New code to ban consensual searches as children and vulnerable given special billing

Police stop-and-search powers must be ‘necessary, proportionate and lawful’, according to a new code of practice published by the Scottish government.

Jan 13, 2017
Police Constable Abbasuddin Ahmed

Police stop-and-search powers must be ‘necessary, proportionate and lawful’, according to a new code of practice published by the Scottish government.

The code, due to come into force in May, is being introduced following concerns over the number of people being searched without a legal basis.

If approved by MSPs, it will put an end to the practice of “consensual searches” which has courted controversy over recent years.

The number of stop-and-searches by Police Scotland officers has fallen by more than 90 per cent since 2013/14 when the scale of their use was first highlighted.

Ministers asked an advisory group of experts – led by John Scott QC – to draft the code after it emerged hundreds of children under the age of 12 were being subjected to consensual stop searches.

Specific guidance on stop-and-search of children and vulnerable adults was added to the code following feedback from the public.

Scottish Justice Secretary Michael Matheson said that while stop and search is a valuable tool in combating crime, there must be a “balance between protecting the public and recognising the rights of individuals”.

He said the new code is “finding that balance and maintaining the trust between the police and the public”, adding: “People’s views about when and how stop and search should be used have been integral to the shaping of the new code.
“With this new code we will ensure stop and search is carried out with the fairness, integrity, respect and accountability that we expect from our police officers in all of their duties.”

Assistant Chief Constable Mark Williams said Police Scotland had made “real progress” on the issue, and “very much welcomed” the new guidelines, adding that officers are being trained in advance of its introduction.

The new code states that stopping and searching members of the public is a “significant intrusion into their personal liberty and privacy” and must therefore be done for a reason.

This means that the officer must have a “reasonable suspicion” based on “facts, information and/or intelligence”. It states the search must be required to “locate a harmful item or confirm the possession of an illegal item”, and in every case an officer must “balance the rights of the individual against the perceived benefit of the search”.

The code makes clear the person’s physical appearance, clothing, “generalisations or stereotypical images” or record of previous convictions cannot be used alone as a reason for a search. Officers will not be allowed to search someone based purely on their age, race or gender.

It also contains specific guidance on stop and search of children, including the presumption a search will not take place if it appears the child lacks the capacity to understand what it may involve or why it is necessary.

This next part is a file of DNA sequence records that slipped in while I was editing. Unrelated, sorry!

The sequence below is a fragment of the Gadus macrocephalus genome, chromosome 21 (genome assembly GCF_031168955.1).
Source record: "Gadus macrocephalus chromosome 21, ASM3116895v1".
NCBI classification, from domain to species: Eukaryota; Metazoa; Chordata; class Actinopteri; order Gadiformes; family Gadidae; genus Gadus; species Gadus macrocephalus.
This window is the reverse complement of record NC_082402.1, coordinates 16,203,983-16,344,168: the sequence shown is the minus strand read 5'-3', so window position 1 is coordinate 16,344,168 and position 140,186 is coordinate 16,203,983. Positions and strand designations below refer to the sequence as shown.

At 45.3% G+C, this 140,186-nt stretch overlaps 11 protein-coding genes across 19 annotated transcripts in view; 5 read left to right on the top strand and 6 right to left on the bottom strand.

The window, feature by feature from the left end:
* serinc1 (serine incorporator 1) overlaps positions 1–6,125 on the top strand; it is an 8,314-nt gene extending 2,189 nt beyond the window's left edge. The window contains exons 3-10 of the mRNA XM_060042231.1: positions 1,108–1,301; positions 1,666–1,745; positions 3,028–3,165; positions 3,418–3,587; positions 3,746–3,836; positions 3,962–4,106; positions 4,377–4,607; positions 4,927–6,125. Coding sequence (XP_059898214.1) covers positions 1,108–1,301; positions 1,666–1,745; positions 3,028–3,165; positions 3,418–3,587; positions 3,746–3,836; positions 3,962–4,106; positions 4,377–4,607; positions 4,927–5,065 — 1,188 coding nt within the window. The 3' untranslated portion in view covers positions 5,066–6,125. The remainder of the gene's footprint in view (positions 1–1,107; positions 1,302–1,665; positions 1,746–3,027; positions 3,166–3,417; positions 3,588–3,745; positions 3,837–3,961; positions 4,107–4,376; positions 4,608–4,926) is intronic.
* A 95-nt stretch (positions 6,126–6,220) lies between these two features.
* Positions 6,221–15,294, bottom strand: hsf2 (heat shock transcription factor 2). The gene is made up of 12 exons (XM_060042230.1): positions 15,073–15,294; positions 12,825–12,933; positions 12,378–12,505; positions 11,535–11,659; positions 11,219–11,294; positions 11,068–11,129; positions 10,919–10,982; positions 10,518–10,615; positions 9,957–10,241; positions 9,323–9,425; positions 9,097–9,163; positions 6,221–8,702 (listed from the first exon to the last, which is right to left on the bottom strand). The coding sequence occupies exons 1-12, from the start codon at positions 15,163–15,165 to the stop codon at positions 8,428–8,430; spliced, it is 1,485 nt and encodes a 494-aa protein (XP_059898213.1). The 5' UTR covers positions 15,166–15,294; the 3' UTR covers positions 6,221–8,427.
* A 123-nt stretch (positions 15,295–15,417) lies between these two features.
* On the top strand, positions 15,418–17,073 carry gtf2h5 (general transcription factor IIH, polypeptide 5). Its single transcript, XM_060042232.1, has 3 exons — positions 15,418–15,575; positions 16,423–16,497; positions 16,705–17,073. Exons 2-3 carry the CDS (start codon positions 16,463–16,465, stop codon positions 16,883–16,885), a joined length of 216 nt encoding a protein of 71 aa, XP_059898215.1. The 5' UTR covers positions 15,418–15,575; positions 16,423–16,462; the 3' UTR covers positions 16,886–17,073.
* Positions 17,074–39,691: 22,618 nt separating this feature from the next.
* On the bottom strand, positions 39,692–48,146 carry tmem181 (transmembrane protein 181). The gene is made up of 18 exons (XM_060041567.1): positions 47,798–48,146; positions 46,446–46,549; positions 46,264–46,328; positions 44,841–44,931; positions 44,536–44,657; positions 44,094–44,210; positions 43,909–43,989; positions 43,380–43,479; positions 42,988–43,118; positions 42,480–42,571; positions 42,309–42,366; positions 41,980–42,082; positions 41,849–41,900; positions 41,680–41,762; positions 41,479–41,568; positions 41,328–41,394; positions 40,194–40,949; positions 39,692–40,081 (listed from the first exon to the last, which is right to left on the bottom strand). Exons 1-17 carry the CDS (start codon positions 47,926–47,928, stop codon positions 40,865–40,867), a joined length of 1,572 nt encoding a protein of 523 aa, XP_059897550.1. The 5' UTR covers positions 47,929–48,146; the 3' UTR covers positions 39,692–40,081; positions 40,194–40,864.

The code also sets out the recording requirements for searches.

The dramatic decline of stop and searches can be seen in figures release earlier this month that show 888 consensual searches and 20,665 statutory searches were conducted by Police Scotland between the beginning of April and end of September last year.

This compares with 450,173 consensual searches and 192,470 statutory searches in 2013/14.

The force was criticised by opposition politicians for an “industrial scale” use of stop and search in the past.
Former Justice Secretary Kenny MacAskill defended the use of consensual and statutory searches by officers in 2014.

He described them as “one tactic among many police use to cut crime, and Police Scotland’s positive results so far suggest this is working”.

His replacement, Michael Matheson, announced in September 2015 that the force would phase out consensual stop and searches but argued officers would “still be able to carry out their duties effectively”.

The Scottish Government announced last November that there is not enough evidence to support creating a police power to search children for alcohol at this time. The situation will be re-assessed after the code has been in force for 12 months.

Two plain English guides to the new code, including one aimed specifically at children, will be published online ahead of it taking effect.

The code’s architect, Mr Scott, said that the force has come “a very long way” on stop and search since September 2015.

“The code has been substantially revised thanks to responses in the formal consultation process and the contribution of others in the last few months: leading academics; relevant organisations dealing with children, young people and those with specific vulnerabilities; several government departments; and officers of the National Stop and Search Unit,” he said.

A Scottish Government spokesperson said: “The Criminal Justice (Scotland) Act, passed unanimously by the Scottish Parliament, has already legislated for the end of non-statutory or ‘consensual’, stop and search when the code of practice comes into force later this year.

“Stop and search can be a valuable tool for combating crime, but the right balance must be reached between protecting the public and rights of individuals.

“We have consulted widely, and listened to the views of the expert Advisory Group, in preparing this code of practice.”

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